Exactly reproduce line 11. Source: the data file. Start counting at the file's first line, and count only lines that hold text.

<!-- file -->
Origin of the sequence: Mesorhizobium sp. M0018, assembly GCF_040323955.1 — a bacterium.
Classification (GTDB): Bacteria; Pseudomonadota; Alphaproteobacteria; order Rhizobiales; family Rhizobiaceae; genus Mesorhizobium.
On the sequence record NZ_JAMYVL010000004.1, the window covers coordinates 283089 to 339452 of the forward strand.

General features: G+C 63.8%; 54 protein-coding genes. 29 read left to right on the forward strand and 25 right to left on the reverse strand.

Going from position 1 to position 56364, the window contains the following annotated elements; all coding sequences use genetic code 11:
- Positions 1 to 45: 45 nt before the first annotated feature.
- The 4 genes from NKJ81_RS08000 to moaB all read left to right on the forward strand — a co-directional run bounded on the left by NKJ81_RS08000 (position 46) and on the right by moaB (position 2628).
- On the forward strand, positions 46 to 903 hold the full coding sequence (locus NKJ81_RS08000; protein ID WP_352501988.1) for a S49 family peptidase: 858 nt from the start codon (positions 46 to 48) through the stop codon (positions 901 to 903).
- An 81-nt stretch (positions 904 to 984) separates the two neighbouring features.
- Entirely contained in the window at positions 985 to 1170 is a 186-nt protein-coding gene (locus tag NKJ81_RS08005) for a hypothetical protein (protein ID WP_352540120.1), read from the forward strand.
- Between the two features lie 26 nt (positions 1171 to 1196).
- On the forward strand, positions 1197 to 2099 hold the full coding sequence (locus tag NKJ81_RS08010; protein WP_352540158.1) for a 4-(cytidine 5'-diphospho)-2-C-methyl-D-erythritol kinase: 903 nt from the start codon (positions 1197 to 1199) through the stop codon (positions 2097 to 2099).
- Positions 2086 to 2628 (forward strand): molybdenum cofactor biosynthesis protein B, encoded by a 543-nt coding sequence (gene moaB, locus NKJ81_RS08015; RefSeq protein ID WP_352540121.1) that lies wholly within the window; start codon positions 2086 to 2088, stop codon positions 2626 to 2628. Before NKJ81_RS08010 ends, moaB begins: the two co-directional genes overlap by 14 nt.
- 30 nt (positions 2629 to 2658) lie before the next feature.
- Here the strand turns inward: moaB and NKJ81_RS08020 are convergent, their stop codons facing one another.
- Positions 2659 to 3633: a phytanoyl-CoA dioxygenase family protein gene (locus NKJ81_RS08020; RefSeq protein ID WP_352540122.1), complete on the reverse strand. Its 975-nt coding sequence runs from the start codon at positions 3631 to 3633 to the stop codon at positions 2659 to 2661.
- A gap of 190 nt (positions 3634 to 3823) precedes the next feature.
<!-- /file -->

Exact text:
- Between the two features lie 26 nt (positions 1171 to 1196).